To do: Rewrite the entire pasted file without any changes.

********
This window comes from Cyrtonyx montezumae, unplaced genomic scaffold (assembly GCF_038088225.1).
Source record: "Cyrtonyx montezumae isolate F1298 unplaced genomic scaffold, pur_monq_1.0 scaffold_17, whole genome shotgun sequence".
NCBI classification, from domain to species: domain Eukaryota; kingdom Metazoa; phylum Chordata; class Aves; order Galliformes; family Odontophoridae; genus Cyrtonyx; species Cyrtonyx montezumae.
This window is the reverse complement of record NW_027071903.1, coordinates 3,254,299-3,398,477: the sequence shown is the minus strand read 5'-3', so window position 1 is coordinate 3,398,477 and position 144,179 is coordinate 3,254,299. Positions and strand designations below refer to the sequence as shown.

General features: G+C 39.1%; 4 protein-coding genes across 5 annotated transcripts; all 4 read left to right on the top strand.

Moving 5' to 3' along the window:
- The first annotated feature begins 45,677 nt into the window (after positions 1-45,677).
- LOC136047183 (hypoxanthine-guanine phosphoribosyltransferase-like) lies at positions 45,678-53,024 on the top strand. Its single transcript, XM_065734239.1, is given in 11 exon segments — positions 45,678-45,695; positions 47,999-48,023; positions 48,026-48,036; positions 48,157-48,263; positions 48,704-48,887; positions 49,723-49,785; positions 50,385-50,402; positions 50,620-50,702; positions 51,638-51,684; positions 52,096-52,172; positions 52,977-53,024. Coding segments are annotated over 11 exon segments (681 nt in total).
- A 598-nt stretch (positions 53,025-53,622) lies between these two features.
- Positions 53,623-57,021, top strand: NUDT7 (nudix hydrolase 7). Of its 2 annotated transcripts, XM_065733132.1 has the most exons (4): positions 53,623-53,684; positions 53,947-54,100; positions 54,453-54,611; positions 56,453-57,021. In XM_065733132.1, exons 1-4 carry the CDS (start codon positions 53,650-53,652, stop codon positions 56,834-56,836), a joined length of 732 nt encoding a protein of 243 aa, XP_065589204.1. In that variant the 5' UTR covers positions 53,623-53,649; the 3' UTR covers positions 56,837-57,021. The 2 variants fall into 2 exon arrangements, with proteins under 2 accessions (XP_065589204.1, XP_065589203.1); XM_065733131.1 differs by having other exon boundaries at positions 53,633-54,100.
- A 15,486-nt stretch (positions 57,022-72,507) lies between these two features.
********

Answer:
This window comes from Cyrtonyx montezumae, unplaced genomic scaffold (assembly GCF_038088225.1).
Source record: "Cyrtonyx montezumae isolate F1298 unplaced genomic scaffold, pur_monq_1.0 scaffold_17, whole genome shotgun sequence".
NCBI classification, from domain to species: domain Eukaryota; kingdom Metazoa; phylum Chordata; class Aves; order Galliformes; family Odontophoridae; genus Cyrtonyx; species Cyrtonyx montezumae.
This window is the reverse complement of record NW_027071903.1, coordinates 3,254,299-3,398,477: the sequence shown is the minus strand read 5'-3', so window position 1 is coordinate 3,398,477 and position 144,179 is coordinate 3,254,299. Positions and strand designations below refer to the sequence as shown.

General features: G+C 39.1%; 4 protein-coding genes across 5 annotated transcripts; all 4 read left to right on the top strand.

Moving 5' to 3' along the window:
- The first annotated feature begins 45,677 nt into the window (after positions 1-45,677).
- LOC136047183 (hypoxanthine-guanine phosphoribosyltransferase-like) lies at positions 45,678-53,024 on the top strand. Its single transcript, XM_065734239.1, is given in 11 exon segments — positions 45,678-45,695; positions 47,999-48,023; positions 48,026-48,036; positions 48,157-48,263; positions 48,704-48,887; positions 49,723-49,785; positions 50,385-50,402; positions 50,620-50,702; positions 51,638-51,684; positions 52,096-52,172; positions 52,977-53,024. Coding segments are annotated over 11 exon segments (681 nt in total).
- A 598-nt stretch (positions 53,025-53,622) lies between these two features.
- Positions 53,623-57,021, top strand: NUDT7 (nudix hydrolase 7). Of its 2 annotated transcripts, XM_065733132.1 has the most exons (4): positions 53,623-53,684; positions 53,947-54,100; positions 54,453-54,611; positions 56,453-57,021. In XM_065733132.1, exons 1-4 carry the CDS (start codon positions 53,650-53,652, stop codon positions 56,834-56,836), a joined length of 732 nt encoding a protein of 243 aa, XP_065589204.1. In that variant the 5' UTR covers positions 53,623-53,649; the 3' UTR covers positions 56,837-57,021. The 2 variants fall into 2 exon arrangements, with proteins under 2 accessions (XP_065589204.1, XP_065589203.1); XM_065733131.1 differs by having other exon boundaries at positions 53,633-54,100.
- A 15,486-nt stretch (positions 57,022-72,507) lies between these two features.